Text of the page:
As long as we are burning fossil fuels, though, U.S. domestic oil production matters. It peaked in 1970 at 9.6 million barrels a day, slumped to 5 million barrels a day in 2008 and has now rebounded to 7.5 million barrels a day. The revolution in shale drilling — a combination of horizontal drilling and hydraulic fracturing known as fracking — has also helped keep the U.S. economy from being at the mercy of events in the Middle East. The oil shocks of the 1970s also led to the boom in ethanol, which today displaces about 580,000 barrels a day of crude oil.

The 2.5 million-barrel-a-day increase in U.S. supplies over the past five years has given the United States greater leeway in its foreign policy and made the country less susceptible to energy manipulation. Without this ramp-up in supplies, “we would not have been able to carry out sanctions on Iran,” says Daniel Yergin, vice chairman of IHS and the author of “The Quest: Energy, Security, and the Remaking of the Modern World.” Those sanctions have helped change the tone of Iranian officials recently, though they have yet to shift Iran’s position on its nuclear development program. Without the shale drilling revolution, Yergin says, “there would be a lot of hand-wringing about how we compare” to the 1973 embargo.

Instead, the American oil industry is awash in optimism these days. At his news conference Tuesday, President Obama hailed the U.S. oil sector. “America’s poised to become the number one energy producer in the world this year,” he said. “This year, for the first time in a very long time, we’re producing more oil than we’re importing. So we’ve got a lot of good things going for us.”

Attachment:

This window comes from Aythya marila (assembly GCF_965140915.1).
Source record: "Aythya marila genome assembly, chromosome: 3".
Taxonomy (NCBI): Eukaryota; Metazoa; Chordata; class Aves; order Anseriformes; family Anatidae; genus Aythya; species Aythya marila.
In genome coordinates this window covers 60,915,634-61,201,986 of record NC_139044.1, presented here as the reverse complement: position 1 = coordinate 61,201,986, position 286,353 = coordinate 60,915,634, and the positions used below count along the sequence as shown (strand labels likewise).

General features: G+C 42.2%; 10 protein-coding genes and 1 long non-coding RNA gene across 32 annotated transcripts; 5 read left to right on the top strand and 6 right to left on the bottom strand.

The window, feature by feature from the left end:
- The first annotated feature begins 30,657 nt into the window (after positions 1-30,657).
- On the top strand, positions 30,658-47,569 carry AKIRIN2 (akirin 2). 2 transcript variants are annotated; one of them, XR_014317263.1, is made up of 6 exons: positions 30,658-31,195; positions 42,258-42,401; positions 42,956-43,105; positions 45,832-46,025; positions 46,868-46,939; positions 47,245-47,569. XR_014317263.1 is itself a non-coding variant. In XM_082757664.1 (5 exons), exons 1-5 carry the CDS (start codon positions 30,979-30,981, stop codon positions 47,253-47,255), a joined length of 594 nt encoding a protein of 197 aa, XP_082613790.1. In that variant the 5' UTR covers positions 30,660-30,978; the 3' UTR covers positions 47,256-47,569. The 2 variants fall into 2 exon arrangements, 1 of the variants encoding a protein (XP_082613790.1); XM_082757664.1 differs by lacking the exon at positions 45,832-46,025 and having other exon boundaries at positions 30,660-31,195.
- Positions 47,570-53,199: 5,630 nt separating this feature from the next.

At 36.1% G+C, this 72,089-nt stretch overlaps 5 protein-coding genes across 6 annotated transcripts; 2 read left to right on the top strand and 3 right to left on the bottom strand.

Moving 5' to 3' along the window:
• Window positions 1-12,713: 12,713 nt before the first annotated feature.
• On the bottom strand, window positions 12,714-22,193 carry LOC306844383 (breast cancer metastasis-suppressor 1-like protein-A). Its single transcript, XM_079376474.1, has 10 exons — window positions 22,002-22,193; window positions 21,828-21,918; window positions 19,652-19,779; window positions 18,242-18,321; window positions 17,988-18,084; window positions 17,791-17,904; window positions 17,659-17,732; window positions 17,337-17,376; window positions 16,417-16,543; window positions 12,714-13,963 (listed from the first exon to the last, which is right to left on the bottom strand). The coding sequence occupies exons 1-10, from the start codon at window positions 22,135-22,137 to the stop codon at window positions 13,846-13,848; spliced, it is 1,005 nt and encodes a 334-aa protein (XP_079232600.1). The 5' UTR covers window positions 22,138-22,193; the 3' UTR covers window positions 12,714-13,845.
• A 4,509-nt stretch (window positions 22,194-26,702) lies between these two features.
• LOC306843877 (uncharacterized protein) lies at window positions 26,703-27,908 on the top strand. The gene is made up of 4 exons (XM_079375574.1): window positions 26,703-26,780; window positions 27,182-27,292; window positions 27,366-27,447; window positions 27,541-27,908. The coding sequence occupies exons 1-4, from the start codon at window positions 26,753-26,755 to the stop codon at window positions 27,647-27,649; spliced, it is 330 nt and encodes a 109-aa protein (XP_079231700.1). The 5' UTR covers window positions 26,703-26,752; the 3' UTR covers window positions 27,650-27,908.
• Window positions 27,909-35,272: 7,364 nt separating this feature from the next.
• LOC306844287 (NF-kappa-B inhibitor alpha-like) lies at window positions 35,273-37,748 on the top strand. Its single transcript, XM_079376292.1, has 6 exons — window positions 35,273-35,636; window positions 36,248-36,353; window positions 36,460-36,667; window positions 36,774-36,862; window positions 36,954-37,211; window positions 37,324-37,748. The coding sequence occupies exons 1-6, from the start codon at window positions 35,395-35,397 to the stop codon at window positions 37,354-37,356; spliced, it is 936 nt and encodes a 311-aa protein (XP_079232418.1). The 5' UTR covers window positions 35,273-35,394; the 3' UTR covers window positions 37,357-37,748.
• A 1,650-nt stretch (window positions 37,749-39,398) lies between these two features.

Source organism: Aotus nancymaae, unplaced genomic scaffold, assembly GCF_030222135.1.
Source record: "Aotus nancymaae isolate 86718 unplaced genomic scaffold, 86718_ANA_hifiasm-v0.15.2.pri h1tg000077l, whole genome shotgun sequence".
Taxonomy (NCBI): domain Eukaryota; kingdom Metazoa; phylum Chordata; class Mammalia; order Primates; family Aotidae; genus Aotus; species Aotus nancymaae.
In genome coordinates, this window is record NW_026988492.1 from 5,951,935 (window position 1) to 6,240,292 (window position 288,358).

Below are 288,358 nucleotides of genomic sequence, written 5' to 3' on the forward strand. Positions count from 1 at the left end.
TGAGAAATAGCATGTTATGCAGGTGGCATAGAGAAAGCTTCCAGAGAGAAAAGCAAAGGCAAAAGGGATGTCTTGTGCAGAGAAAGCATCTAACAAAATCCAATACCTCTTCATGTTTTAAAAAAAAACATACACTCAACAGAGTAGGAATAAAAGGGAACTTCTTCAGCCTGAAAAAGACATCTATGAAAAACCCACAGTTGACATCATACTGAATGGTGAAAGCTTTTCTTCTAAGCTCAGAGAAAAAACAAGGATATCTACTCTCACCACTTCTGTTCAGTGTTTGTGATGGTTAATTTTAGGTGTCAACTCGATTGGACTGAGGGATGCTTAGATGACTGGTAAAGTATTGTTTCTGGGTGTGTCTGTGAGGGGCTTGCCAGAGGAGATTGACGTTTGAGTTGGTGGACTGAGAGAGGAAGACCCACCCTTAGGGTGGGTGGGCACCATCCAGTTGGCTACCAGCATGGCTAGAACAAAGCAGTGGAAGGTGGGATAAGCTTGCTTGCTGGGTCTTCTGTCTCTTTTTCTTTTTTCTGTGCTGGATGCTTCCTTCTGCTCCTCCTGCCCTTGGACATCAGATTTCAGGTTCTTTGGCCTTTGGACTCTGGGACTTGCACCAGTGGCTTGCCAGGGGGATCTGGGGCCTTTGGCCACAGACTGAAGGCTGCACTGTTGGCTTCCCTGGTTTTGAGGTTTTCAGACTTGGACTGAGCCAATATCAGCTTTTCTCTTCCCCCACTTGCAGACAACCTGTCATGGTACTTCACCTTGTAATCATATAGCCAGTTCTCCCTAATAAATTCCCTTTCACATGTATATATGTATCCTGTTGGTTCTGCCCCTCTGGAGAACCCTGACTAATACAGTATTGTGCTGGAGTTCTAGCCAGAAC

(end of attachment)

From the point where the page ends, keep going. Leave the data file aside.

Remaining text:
He added that Republicans say, “ ‘Obama’s been restricting oil production,’ despite the fact that oil production is at its highest levels it has been in years and is continuing to zoom up.”

But this sort of euphoria masks the fact that crude oil prices are global, and global markets remain taut. Greater reliance on our own resources — or Canada’s via the Keystone XL pipeline — helps reduce our trade deficit, but American motorists are still paying high prices at the pump.

“ ‘Energy independence’ is a popular mantra and guaranteed stump applause line,” says Robert McNally, founder of the Rapidan Group, a consulting firm. “But since oil is globally traded and fungible, reducing imports cannot ensure low and stable prices. Canada and Norway are major oil exporters whose motorists ride the global oil price roller coaster like everyone else.”

That roller coaster usually rises when spare production capacity is less than 4 percent of global consumption. Recently, that cushion has shriveled to 2 or 3 percent because 3 million barrels a day have been removed from the market. That isn’t because of any embargo or concerted cartel behavior by OPEC. It is a result of sanctions on Iran and disruptions caused by domestic strife in Nigeria, Sudan, Libya and Syria. Saudi Arabia has cranked up its output to compensate.